THE BLOG

Early-Stage Brain Research Key to Unlocking Huntington's Disease

05/29/2015 06:07 pm ET | Updated May 29, 2016

Huntington's disease (HD) is a devastating, progressive neurological disease that is inherited from your parents. Symptoms typically manifest between 35-44 years of age, resulting in uncontrolled movements, emotional disturbance and cognitive decline that progressively worsen. The person will survive, on average, 20 years with these symptoms. Although physicians can prescribe medicines to help control some of the symptoms of the disease, there is no way to cure or halt progression of HD.

There has been some progress made in understanding HD. In 1983, researchers discovered the first genetic marker for HD. This was a crucial piece of the HD puzzle, and in 1993 led to the eventual discovery of the mutation that causes HD, opening the door for genetic testing and new methods of research dedicated to finding a cure. However, so much more needs to be done. Projects to raise awareness of HD, like The Lion's Mouth Opens, will educate the public about the need for additional research.

Emerging research is helping us understand HD in new ways, and demonstrates the importance of basic research to discover new knowledge about the brain. It is only through this initial discovery phase that we can move on to application of findings, before progressing to testing and finally to treatment.

Brain Research Foundation plays a key role in progressing the understanding of neurological diseases such as HD. We fund research from the ground up. It can be called "basic research," "early-stage research," "bench-side research" or even "translational research." No matter the title, the goal is to advance innovative, groundbreaking research. Brain Research Foundation provides scientists with the funding to build a foundation of knowledge crucial to future discoveries, treatments and cures.

Early-stage research not only has the potential to yield new discoveries in HD, but it also provides scientists with a more in-depth understanding of the brain and how it works. This deeper understanding can provide insights into other neurological diseases and disorders. For example, Brain Research Foundation recently funded a project that uses state-of-the-art technology to view nerve activity in a specific area of the brain that has been associated with not only HD, but other neurological and psychiatric disorders like Parkinson's disease and obsessive-compulsive disorder.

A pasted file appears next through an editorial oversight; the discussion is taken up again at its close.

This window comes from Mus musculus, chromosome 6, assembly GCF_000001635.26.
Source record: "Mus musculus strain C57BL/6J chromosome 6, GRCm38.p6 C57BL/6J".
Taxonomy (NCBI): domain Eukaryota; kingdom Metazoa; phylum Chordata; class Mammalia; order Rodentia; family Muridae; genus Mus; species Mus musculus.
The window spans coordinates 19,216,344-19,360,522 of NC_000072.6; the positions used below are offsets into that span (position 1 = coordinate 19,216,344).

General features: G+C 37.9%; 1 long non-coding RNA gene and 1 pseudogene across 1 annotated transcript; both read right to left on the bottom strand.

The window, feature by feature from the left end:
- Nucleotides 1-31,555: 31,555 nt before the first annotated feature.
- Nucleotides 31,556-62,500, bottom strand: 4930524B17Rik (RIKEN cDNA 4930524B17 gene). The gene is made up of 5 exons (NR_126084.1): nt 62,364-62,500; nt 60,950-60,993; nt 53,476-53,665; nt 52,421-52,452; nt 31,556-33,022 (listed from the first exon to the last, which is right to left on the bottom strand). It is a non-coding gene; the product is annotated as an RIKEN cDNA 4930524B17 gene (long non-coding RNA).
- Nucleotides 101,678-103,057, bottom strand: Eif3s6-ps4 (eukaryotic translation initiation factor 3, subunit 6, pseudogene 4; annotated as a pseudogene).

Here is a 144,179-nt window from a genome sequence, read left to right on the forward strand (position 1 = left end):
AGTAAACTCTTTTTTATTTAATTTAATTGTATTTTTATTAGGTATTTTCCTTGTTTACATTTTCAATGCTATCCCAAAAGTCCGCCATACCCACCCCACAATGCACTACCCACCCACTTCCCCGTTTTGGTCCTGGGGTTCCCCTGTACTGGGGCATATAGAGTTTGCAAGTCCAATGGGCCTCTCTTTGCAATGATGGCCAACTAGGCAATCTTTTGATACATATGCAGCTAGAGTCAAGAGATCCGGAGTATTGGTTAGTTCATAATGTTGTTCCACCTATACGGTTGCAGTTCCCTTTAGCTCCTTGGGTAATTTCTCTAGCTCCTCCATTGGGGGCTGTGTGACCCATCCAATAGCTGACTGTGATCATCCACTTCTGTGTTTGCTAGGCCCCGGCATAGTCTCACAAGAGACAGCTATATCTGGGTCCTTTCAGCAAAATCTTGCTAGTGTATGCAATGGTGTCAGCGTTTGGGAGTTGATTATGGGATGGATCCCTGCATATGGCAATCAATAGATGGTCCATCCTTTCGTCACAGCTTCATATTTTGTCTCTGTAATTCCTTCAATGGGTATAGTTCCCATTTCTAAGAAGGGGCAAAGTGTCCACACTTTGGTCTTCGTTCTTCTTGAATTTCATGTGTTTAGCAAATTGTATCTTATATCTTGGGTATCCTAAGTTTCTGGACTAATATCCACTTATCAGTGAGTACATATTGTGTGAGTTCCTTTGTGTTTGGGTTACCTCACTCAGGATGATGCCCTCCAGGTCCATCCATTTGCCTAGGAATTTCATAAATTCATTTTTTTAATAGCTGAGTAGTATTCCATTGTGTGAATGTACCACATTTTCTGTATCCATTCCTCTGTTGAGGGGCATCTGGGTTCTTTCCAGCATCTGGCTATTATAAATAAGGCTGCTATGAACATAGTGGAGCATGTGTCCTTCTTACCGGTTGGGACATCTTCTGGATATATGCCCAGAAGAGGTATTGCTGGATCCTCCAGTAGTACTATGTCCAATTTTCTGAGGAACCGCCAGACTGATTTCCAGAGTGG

The project was extremely successful. Was a cure discovered? No. Did a novel treatment come from it? Not yet. But the knowledge gained was shared and the results were published in a top-tiered scientific journal that other scientists will read and build upon. In addition, the researcher was able to use the data to receive a large, $1.5 million government grant from the National Institutes of Health (NIH) to further investigate.

It can take decades of research into a brain disorder before the concept of a new treatment is conceived by scientists. More research funding would help hasten the pace of this discovery. Today, the largest unmet need in science is our ability to fund even more promising research. Illustrating this funding challenge, the NIH reports that the average of first-time investigators obtaining important research funding from the government has risen to 42 years of age, which is approximately 15 years after attaining a Ph.D. or M.D.

As a young neuroscientist I struggled to find funding to support my research projects, and recently I lost my own mother to a devastating neurological disease that robbed her of everything before she died. As a scientist and as a daughter, I personally understand the tremendous need to fund early-stage research to find answers. That is why organizations like Brain Research Foundation have supported ground-breaking neuroscience for more than 60 years. Every new discovery moves us one step closer to finding treatments and cures to brain-related disorders like HD. I look forward to that miraculous day when scientists announce a cure.

This op-ed is a part of a Huntington's Disease Awareness Month collection and in collaboration with The Lion's Mouth Opens, premiering on HBO this June 1 at 9/8c.